Working out while sick: Bad idea?

By: Mike Booth, RMT, Oct 19, 2012
Working out while sick| Mike Booth, RMT of Massage Athletica

Should I continue working out when I have a cold?

Here's the facts on physical activity while being under the weather.

We've all done it, your fighting off that bad cold and can't stand the thought of missing a workout. You battle through it and you wonder: Was it even worth it? Did you just do more damage than good? Here's the facts on physical activity while being under the weather.

Got a fever? Skip the gym! Raising your body temperature through exercise while you already have a fever is not a smart move. The higher your body temperature the more your heart and lungs have to work to pump oxygen through the body. If you're already fighting off infection, your body does not need this extra stress.

If you aren't that ill and think you can make it through a workout, start with a light warm up and go from there. Keep things lighter in terms of weight, and less intense as well. If you're noticing dizziness, shortness of breath, muscle aches or anything else unusual, stop immediately.

According to Mayo Clinic, you can use this as a general guideline. Sick above the neck (cold, sore throat etc) you can work out as long as you don't get any of those negative symptoms mentioned above. Sick below the neck (chest infection, muscle aches, upset stomach) skip the workout and get some rest instead! Don't worry, taking a few days off from the gym to get over an illness won't effect your performance in the long run, and it's better than risking either making yourself more sick, or injuring yourself due to being sick!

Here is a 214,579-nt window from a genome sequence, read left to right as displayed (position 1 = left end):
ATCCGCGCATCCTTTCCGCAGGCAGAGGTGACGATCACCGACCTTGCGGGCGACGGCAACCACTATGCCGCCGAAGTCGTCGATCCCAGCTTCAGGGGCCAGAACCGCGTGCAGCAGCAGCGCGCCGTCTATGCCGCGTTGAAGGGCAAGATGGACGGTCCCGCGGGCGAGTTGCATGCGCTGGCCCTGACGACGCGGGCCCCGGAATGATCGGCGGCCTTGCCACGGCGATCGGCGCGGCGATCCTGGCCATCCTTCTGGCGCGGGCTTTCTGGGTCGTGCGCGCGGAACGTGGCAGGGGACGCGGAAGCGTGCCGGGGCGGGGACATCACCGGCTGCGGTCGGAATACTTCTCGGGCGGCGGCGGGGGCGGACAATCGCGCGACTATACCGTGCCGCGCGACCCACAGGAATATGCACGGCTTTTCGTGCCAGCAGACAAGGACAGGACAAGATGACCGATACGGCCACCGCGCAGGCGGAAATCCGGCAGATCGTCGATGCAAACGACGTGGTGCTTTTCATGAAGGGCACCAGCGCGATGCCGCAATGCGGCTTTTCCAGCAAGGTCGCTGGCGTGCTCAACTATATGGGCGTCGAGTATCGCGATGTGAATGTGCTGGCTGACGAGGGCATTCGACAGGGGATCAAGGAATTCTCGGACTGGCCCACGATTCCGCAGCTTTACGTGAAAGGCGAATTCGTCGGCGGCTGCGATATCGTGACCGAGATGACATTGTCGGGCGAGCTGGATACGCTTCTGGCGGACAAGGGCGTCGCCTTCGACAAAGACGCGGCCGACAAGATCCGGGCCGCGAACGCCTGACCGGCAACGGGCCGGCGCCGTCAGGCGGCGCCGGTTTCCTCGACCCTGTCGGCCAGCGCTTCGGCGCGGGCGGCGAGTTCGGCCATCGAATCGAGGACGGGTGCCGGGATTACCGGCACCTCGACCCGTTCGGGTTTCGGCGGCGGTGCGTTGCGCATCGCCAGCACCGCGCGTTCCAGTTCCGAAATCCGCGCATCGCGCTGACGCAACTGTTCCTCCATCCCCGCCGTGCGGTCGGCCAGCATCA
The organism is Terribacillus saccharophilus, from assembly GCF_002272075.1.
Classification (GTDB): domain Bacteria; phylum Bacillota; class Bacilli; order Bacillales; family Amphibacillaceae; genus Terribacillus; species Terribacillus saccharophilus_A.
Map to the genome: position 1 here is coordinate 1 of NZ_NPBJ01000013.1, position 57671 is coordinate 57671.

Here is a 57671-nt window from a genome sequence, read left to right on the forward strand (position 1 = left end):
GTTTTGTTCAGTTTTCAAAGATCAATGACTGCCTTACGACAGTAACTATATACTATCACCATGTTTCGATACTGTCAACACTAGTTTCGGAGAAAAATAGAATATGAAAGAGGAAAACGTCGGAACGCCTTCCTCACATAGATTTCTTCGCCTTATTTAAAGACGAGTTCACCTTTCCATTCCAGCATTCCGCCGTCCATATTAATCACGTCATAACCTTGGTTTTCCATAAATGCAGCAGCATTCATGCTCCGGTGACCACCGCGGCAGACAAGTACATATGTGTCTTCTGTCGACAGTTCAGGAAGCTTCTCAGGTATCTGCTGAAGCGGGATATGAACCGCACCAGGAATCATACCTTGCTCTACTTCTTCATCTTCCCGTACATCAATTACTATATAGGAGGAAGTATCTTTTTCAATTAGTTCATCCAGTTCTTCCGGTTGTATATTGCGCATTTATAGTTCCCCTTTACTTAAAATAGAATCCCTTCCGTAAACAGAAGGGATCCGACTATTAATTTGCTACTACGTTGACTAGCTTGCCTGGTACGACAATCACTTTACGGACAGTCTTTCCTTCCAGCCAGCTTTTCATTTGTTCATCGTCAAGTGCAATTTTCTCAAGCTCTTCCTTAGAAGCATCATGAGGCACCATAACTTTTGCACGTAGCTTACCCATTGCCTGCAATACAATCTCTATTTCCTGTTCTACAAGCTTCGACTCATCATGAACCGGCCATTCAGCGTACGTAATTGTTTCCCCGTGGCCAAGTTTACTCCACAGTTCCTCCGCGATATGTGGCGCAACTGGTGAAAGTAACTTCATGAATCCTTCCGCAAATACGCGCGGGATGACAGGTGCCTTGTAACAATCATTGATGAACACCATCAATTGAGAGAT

Similar principles apply to Massage Therapy. During a massage treatment it is common for toxins to be released from the muscles and for the lymphatic and circulatory systems to be stimulated. Which is a great benefit if you are currently healthy. However if you're already fighting an infection, releasing more toxins into your system may be too much for your body to handle. Additionally, increased circulation can cause an already present virus to accelerate through your system. In some cases this helps you recover quicker, but often will leave you feeling worse.

Mike is owner/therapist of Massage Athletica. He is a graduate of Massage Therapy College of Manitoba and a member of MTAM. Winning the Manitoba Marathon  4 times, he is a veteran runner. His interests are in helping athletes improve performance and preventing injuries during training.